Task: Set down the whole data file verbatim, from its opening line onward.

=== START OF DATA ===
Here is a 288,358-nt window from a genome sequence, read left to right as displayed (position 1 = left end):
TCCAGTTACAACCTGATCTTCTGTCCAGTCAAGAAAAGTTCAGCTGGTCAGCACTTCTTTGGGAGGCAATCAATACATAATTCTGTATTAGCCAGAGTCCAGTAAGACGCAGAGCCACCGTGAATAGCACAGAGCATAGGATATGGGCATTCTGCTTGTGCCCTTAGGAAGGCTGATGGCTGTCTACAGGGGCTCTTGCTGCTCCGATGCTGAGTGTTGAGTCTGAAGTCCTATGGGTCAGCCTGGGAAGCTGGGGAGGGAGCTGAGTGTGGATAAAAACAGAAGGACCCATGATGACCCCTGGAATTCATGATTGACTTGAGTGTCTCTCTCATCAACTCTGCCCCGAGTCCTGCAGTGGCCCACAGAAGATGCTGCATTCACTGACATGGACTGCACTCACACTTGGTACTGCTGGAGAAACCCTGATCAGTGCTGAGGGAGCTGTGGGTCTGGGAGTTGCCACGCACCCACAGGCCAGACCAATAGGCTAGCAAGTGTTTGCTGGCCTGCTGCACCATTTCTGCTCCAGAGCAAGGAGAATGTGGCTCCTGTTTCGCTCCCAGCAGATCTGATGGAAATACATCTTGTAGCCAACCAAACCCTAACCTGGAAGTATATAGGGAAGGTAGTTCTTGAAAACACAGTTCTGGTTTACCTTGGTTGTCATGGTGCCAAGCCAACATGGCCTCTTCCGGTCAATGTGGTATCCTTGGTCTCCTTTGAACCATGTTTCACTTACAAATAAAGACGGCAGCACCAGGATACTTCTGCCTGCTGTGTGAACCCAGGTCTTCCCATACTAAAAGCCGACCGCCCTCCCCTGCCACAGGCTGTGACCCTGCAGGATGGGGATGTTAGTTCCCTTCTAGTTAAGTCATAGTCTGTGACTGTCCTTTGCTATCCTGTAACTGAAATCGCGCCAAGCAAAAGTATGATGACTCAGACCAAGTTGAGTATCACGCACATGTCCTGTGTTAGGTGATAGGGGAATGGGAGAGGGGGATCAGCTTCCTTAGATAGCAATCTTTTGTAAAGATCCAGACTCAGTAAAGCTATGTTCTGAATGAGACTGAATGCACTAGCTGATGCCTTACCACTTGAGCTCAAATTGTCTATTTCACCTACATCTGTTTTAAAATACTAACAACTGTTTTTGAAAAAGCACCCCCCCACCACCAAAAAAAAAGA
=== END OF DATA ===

Here is a 288,358-nt window from a genome sequence, read left to right as displayed (position 1 = left end):
TCCAGTTACAACCTGATCTTCTGTCCAGTCAAGAAAAGTTCAGCTGGTCAGCACTTCTTTGGGAGGCAATCAATACATAATTCTGTATTAGCCAGAGTCCAGTAAGACGCAGAGCCACCGTGAATAGCACAGAGCATAGGATATGGGCATTCTGCTTGTGCCCTTAGGAAGGCTGATGGCTGTCTACAGGGGCTCTTGCTGCTCCGATGCTGAGTGTTGAGTCTGAAGTCCTATGGGTCAGCCTGGGAAGCTGGGGAGGGAGCTGAGTGTGGATAAAAACAGAAGGACCCATGATGACCCCTGGAATTCATGATTGACTTGAGTGTCTCTCTCATCAACTCTGCCCCGAGTCCTGCAGTGGCCCACAGAAGATGCTGCATTCACTGACATGGACTGCACTCACACTTGGTACTGCTGGAGAAACCCTGATCAGTGCTGAGGGAGCTGTGGGTCTGGGAGTTGCCACGCACCCACAGGCCAGACCAATAGGCTAGCAAGTGTTTGCTGGCCTGCTGCACCATTTCTGCTCCAGAGCAAGGAGAATGTGGCTCCTGTTTCGCTCCCAGCAGATCTGATGGAAATACATCTTGTAGCCAACCAAACCCTAACCTGGAAGTATATAGGGAAGGTAGTTCTTGAAAACACAGTTCTGGTTTACCTTGGTTGTCATGGTGCCAAGCCAACATGGCCTCTTCCGGTCAATGTGGTATCCTTGGTCTCCTTTGAACCATGTTTCACTTACAAATAAAGACGGCAGCACCAGGATACTTCTGCCTGCTGTGTGAACCCAGGTCTTCCCATACTAAAAGCCGACCGCCCTCCCCTGCCACAGGCTGTGACCCTGCAGGATGGGGATGTTAGTTCCCTTCTAGTTAAGTCATAGTCTGTGACTGTCCTTTGCTATCCTGTAACTGAAATCGCGCCAAGCAAAAGTATGATGACTCAGACCAAGTTGAGTATCACGCACATGTCCTGTGTTAGGTGATAGGGGAATGGGAGAGGGGGATCAGCTTCCTTAGATAGCAATCTTTTGTAAAGATCCAGACTCAGTAAAGCTATGTTCTGAATGAGACTGAATGCACTAGCTGATGCCTTACCACTTGAGCTCAAATTGTCTATTTCACCTACATCTGTTTTAAAATACTAACAACTGTTTTTGAAAAAGCACCCCCCCACCACCAAAAAAAAAGA